Douglas A2D Skyshark Survivor

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The Douglas A2D Skyshark evolved from the AD (A-1) Skyraider. The airframe was enlarged to accept an allison XT40-A-2 turbo-prop engine. The 5,100 shaft-horsepower XT40 was composed of a pair of Allison T-38s driving contra-rotating propellers through a common gearbox. Two prototype and ten pre-production A2Ds were built, but the last four were not flown. The first XA2D-1 flight was made at Edwards Air Force Base on May 26, 1950. XA2D-1 BuNo 122987 and A2D-1 BuNo 125480 were lost in crashes. Problems with the XT40 engine resulted in the cancellation of the Skyshark program.

Douglas A2D Skyshark, BuNo 125485 is the sole survivor of the type. It was never flown, but it served as a ground radar calibration target at Los Angeles International Airport. It was later donated to the Ontario Air Museum.

Douglas A2D Skyshark, BuNo 125485 in a storage yard in Ontario in 1970. It is accompanied by other aircraft from the defunct Ontario Air Museum, including the Northrop N9M-B Flying Wing, Boeing B-17E Flying Fortress, North American P-51D Mustang, Vought F4U Corsair, North American F-86D Sabre, and Titan Missile.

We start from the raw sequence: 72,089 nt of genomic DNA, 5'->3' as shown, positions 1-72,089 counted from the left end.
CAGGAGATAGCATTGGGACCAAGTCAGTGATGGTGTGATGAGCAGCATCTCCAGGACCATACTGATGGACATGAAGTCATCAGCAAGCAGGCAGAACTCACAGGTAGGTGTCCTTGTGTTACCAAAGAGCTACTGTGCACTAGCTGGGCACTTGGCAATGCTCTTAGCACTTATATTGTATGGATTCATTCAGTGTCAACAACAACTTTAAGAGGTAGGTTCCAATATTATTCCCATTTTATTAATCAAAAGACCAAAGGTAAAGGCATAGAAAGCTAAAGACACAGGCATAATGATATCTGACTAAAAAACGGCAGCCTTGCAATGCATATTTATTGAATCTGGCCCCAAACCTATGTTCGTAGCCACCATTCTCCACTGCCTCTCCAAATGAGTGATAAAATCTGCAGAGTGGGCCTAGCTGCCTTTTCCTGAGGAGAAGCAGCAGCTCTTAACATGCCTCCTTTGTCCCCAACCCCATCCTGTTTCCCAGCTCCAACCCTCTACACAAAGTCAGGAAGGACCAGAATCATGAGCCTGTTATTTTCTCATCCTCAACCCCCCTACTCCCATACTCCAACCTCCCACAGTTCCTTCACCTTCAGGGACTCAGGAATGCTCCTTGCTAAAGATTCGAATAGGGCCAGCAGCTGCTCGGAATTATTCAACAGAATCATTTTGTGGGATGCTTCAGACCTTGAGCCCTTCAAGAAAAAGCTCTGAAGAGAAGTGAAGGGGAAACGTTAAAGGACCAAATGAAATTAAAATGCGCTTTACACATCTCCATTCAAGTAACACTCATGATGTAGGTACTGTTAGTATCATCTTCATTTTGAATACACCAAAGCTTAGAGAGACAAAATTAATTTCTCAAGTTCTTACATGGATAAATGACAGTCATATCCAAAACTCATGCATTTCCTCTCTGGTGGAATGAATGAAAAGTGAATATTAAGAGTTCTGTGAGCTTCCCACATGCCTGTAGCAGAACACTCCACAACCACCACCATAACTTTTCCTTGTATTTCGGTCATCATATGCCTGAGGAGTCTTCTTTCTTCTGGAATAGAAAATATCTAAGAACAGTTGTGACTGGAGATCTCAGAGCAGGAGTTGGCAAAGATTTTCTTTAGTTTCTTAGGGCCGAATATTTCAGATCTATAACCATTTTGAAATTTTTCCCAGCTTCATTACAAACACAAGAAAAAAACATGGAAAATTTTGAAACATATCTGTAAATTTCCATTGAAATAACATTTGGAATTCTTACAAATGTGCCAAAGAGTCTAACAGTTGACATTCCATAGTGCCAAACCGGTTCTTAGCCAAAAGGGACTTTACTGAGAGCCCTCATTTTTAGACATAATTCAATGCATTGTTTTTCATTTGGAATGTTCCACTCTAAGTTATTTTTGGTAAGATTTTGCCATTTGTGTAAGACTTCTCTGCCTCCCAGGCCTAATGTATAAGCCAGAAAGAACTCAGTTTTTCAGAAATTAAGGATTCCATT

Douglas A2D Skyshark, BuNo 125485 on the flightline of the Chino Airport on October 18, 1987.

Douglas A2D Skyshark, BuNo 125485 on the flightline of the Chino Airport on September 5, 1992.

Douglas A2D Skyshark, BuNo 125485 on the flightline of the Chino Airport on September 5, 1992.

Douglas A2D Skyshark, BuNo 125485 on the flightline of the Chino Airport on October 17, 1993.

Douglas A2D Skyshark, BuNo 125485 on the flightline of the Chino Airport on October 17, 1993.

Subsequently, the Skyshark was trucked to the Idaho Falls Airport. At last report, it has been restored for static display by Pacific Fighters.






Links

Joe Baugher's history of Douglas A2D Skyshark.







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